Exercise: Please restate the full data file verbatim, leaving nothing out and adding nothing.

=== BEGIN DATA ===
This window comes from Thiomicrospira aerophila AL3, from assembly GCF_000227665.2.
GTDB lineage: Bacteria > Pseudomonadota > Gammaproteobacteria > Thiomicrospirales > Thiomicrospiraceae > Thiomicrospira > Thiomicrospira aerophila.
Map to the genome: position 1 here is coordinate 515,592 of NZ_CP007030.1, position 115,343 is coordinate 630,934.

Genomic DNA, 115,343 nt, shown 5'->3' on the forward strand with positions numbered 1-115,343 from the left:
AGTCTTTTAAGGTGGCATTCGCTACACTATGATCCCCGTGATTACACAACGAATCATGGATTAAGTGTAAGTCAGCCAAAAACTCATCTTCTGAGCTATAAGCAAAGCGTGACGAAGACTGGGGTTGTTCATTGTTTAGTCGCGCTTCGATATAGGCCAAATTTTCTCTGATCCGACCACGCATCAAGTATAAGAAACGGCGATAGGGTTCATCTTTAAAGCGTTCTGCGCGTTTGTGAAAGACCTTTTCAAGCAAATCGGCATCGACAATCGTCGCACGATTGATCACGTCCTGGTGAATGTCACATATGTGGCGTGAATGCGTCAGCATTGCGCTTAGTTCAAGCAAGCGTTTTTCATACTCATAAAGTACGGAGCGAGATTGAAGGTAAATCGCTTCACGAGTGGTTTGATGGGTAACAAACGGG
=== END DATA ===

This window comes from Thiomicrospira aerophila AL3, from assembly GCF_000227665.2.
GTDB lineage: Bacteria > Pseudomonadota > Gammaproteobacteria > Thiomicrospirales > Thiomicrospiraceae > Thiomicrospira > Thiomicrospira aerophila.
Map to the genome: position 1 here is coordinate 515,592 of NZ_CP007030.1, position 115,343 is coordinate 630,934.

Genomic DNA, 115,343 nt, shown 5'->3' on the forward strand with positions numbered 1-115,343 from the left:
AGTCTTTTAAGGTGGCATTCGCTACACTATGATCCCCGTGATTACACAACGAATCATGGATTAAGTGTAAGTCAGCCAAAAACTCATCTTCTGAGCTATAAGCAAAGCGTGACGAAGACTGGGGTTGTTCATTGTTTAGTCGCGCTTCGATATAGGCCAAATTTTCTCTGATCCGACCACGCATCAAGTATAAGAAACGGCGATAGGGTTCATCTTTAAAGCGTTCTGCGCGTTTGTGAAAGACCTTTTCAAGCAAATCGGCATCGACAATCGTCGCACGATTGATCACGTCCTGGTGAATGTCACATATGTGGCGTGAATGCGTCAGCATTGCGCTTAGTTCAAGCAAGCGTTTTTCATACTCATAAAGTACGGAGCGAGATTGAAGGTAAATCGCTTCACGAGTGGTTTGATGGGTAACAAACGGG